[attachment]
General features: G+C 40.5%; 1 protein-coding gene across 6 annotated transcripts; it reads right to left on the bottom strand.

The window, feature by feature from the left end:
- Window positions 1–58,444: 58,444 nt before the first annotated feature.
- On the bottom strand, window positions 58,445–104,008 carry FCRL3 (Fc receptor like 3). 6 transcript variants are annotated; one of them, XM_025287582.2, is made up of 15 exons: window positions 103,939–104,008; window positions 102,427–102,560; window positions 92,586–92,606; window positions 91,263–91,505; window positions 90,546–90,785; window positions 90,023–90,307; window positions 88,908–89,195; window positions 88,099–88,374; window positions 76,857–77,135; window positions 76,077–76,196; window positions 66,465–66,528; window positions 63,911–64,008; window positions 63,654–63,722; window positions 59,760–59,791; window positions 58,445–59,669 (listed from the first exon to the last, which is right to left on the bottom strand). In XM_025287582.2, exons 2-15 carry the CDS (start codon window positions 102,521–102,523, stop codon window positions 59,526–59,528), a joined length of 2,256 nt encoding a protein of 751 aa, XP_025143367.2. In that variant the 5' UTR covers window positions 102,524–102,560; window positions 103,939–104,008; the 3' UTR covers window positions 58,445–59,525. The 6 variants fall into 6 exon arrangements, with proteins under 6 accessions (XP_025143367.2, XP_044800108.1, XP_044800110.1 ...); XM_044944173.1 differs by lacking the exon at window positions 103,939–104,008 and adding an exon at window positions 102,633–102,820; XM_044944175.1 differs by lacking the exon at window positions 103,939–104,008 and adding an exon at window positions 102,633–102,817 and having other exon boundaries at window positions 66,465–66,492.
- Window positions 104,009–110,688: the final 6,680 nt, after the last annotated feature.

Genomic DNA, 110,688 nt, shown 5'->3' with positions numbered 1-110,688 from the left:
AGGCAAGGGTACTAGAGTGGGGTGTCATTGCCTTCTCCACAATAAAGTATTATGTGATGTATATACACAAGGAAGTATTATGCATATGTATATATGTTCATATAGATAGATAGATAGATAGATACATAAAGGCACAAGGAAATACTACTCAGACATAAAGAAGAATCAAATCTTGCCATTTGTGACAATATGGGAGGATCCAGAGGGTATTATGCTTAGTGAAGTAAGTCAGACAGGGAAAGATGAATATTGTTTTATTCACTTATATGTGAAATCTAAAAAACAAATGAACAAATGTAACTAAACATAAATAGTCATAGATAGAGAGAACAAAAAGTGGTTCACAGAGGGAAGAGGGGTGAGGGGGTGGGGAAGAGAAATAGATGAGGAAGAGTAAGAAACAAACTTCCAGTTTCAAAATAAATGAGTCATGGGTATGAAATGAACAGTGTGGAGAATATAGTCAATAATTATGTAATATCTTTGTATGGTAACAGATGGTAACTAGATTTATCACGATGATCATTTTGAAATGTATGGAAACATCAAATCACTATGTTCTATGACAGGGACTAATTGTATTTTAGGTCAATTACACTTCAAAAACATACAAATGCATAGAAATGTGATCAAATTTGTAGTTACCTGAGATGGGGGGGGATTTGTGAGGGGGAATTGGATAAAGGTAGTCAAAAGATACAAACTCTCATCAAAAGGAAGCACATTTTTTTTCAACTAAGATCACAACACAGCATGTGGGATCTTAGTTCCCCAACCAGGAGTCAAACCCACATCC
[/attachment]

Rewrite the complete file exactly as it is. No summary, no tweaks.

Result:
General features: G+C 40.5%; 1 protein-coding gene across 6 annotated transcripts; it reads right to left on the bottom strand.

The window, feature by feature from the left end:
- Window positions 1–58,444: 58,444 nt before the first annotated feature.
- On the bottom strand, window positions 58,445–104,008 carry FCRL3 (Fc receptor like 3). 6 transcript variants are annotated; one of them, XM_025287582.2, is made up of 15 exons: window positions 103,939–104,008; window positions 102,427–102,560; window positions 92,586–92,606; window positions 91,263–91,505; window positions 90,546–90,785; window positions 90,023–90,307; window positions 88,908–89,195; window positions 88,099–88,374; window positions 76,857–77,135; window positions 76,077–76,196; window positions 66,465–66,528; window positions 63,911–64,008; window positions 63,654–63,722; window positions 59,760–59,791; window positions 58,445–59,669 (listed from the first exon to the last, which is right to left on the bottom strand). In XM_025287582.2, exons 2-15 carry the CDS (start codon window positions 102,521–102,523, stop codon window positions 59,526–59,528), a joined length of 2,256 nt encoding a protein of 751 aa, XP_025143367.2. In that variant the 5' UTR covers window positions 102,524–102,560; window positions 103,939–104,008; the 3' UTR covers window positions 58,445–59,525. The 6 variants fall into 6 exon arrangements, with proteins under 6 accessions (XP_025143367.2, XP_044800108.1, XP_044800110.1 ...); XM_044944173.1 differs by lacking the exon at window positions 103,939–104,008 and adding an exon at window positions 102,633–102,820; XM_044944175.1 differs by lacking the exon at window positions 103,939–104,008 and adding an exon at window positions 102,633–102,817 and having other exon boundaries at window positions 66,465–66,492.
- Window positions 104,009–110,688: the final 6,680 nt, after the last annotated feature.

Genomic DNA, 110,688 nt, shown 5'->3' with positions numbered 1-110,688 from the left:
AGGCAAGGGTACTAGAGTGGGGTGTCATTGCCTTCTCCACAATAAAGTATTATGTGATGTATATACACAAGGAAGTATTATGCATATGTATATATGTTCATATAGATAGATAGATAGATAGATACATAAAGGCACAAGGAAATACTACTCAGACATAAAGAAGAATCAAATCTTGCCATTTGTGACAATATGGGAGGATCCAGAGGGTATTATGCTTAGTGAAGTAAGTCAGACAGGGAAAGATGAATATTGTTTTATTCACTTATATGTGAAATCTAAAAAACAAATGAACAAATGTAACTAAACATAAATAGTCATAGATAGAGAGAACAAAAAGTGGTTCACAGAGGGAAGAGGGGTGAGGGGGTGGGGAAGAGAAATAGATGAGGAAGAGTAAGAAACAAACTTCCAGTTTCAAAATAAATGAGTCATGGGTATGAAATGAACAGTGTGGAGAATATAGTCAATAATTATGTAATATCTTTGTATGGTAACAGATGGTAACTAGATTTATCACGATGATCATTTTGAAATGTATGGAAACATCAAATCACTATGTTCTATGACAGGGACTAATTGTATTTTAGGTCAATTACACTTCAAAAACATACAAATGCATAGAAATGTGATCAAATTTGTAGTTACCTGAGATGGGGGGGGATTTGTGAGGGGGAATTGGATAAAGGTAGTCAAAAGATACAAACTCTCATCAAAAGGAAGCACATTTTTTTTCAACTAAGATCACAACACAGCATGTGGGATCTTAGTTCCCCAACCAGGAGTCAAACCCACATCC